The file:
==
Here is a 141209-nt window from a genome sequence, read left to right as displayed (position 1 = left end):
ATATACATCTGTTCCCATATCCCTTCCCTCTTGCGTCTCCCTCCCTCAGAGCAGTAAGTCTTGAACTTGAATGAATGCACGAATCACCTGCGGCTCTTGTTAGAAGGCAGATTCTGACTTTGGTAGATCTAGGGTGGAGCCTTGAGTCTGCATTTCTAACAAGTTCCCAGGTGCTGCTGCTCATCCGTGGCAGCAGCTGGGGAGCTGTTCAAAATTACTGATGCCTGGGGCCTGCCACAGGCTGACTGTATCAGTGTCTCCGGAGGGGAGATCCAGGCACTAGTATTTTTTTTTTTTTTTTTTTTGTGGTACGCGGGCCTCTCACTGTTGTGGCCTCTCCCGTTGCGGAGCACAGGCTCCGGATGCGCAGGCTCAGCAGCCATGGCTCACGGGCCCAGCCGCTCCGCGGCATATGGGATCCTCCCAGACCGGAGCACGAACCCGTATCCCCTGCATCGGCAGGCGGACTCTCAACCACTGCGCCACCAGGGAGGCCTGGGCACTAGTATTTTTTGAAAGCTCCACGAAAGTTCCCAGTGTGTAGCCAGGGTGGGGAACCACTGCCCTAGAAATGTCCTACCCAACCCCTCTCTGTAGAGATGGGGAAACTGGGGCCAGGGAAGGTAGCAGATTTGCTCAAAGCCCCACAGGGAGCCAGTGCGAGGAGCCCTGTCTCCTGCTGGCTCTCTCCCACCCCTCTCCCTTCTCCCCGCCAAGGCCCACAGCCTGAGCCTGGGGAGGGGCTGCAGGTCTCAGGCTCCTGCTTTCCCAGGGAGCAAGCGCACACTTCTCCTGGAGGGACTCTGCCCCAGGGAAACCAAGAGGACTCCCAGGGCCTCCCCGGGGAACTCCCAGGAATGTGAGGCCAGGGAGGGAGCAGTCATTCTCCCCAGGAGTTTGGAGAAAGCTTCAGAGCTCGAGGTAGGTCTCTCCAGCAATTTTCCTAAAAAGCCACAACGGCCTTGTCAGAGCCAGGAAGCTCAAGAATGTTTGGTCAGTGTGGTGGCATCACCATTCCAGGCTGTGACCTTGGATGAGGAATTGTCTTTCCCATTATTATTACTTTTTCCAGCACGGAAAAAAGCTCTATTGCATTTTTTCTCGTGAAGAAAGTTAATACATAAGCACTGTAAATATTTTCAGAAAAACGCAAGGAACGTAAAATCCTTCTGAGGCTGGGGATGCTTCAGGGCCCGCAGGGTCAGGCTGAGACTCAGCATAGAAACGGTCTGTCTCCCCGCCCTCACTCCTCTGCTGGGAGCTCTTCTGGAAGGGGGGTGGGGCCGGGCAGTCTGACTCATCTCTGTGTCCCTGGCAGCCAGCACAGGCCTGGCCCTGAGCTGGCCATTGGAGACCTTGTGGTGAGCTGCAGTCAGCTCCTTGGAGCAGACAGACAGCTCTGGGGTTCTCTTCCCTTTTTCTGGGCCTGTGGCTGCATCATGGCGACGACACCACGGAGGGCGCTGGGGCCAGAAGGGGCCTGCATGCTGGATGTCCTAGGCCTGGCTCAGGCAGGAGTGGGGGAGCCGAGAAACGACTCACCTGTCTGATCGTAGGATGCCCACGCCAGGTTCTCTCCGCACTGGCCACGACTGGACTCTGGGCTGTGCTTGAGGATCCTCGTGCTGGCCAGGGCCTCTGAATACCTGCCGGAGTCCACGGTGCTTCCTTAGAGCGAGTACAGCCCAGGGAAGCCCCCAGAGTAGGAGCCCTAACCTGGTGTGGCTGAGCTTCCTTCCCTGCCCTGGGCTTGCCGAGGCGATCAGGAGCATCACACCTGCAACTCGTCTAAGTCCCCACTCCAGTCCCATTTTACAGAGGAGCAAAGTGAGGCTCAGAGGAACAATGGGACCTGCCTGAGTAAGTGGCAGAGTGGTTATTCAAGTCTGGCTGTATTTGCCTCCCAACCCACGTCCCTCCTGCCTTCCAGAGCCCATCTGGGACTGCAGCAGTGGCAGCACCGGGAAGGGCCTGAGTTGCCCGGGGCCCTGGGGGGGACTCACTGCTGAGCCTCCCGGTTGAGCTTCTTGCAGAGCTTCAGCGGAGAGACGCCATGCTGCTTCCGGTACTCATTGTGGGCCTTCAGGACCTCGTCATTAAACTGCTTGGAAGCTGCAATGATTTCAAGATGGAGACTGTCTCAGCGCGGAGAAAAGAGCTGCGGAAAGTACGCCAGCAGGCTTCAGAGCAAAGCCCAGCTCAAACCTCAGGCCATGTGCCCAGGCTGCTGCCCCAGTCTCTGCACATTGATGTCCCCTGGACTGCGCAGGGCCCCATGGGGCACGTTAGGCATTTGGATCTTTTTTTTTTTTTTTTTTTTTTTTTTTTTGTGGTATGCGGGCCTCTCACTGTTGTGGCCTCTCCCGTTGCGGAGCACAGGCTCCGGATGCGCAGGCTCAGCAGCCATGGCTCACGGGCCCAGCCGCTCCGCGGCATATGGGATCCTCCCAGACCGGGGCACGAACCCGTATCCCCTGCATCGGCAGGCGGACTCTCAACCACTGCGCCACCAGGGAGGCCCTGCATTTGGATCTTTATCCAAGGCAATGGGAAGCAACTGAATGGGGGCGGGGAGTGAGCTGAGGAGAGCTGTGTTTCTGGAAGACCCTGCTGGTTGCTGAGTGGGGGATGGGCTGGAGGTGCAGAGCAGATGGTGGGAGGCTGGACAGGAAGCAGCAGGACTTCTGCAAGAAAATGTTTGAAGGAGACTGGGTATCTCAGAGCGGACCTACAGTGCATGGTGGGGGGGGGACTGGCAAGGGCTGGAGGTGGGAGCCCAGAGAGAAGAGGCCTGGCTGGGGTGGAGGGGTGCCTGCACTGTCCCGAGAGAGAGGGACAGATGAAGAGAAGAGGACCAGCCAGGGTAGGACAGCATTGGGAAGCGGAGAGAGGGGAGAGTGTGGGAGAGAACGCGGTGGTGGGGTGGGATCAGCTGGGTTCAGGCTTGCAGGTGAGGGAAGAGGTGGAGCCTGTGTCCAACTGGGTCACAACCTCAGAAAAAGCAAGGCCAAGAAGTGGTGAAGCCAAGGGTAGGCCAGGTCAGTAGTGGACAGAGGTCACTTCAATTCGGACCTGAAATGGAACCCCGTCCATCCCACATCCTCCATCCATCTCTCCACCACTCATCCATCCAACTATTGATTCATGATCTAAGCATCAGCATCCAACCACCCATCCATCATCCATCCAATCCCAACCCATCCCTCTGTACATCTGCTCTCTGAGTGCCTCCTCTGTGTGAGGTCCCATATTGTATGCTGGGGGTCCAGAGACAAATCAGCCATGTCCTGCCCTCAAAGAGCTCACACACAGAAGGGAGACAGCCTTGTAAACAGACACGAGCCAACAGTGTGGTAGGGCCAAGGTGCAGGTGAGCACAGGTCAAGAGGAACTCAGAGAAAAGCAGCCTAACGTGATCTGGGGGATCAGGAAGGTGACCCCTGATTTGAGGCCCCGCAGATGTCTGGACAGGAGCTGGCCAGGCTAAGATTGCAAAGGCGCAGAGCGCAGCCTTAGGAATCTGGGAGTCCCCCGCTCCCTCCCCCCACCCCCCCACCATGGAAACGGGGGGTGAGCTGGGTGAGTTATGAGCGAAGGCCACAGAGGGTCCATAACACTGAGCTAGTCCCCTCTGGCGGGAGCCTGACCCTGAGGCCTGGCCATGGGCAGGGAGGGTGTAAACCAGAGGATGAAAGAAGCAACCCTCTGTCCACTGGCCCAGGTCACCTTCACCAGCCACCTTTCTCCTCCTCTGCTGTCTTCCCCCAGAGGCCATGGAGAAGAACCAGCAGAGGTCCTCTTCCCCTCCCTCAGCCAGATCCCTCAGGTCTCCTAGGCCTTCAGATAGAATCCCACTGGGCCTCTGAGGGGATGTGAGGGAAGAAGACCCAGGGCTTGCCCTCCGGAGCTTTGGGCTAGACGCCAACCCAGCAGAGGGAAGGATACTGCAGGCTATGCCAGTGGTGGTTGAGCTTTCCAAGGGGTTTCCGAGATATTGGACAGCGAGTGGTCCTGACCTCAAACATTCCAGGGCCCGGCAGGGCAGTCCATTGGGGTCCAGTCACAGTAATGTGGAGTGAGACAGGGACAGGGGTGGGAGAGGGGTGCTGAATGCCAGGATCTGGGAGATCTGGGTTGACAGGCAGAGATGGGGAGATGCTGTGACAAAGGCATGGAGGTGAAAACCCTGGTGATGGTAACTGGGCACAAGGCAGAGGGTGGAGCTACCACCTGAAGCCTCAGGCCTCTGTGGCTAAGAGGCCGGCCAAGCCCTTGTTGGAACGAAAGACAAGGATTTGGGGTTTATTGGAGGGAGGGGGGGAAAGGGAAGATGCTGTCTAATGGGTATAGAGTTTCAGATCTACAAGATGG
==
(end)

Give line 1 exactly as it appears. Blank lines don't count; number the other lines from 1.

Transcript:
Here is a 141209-nt window from a genome sequence, read left to right as displayed (position 1 = left end):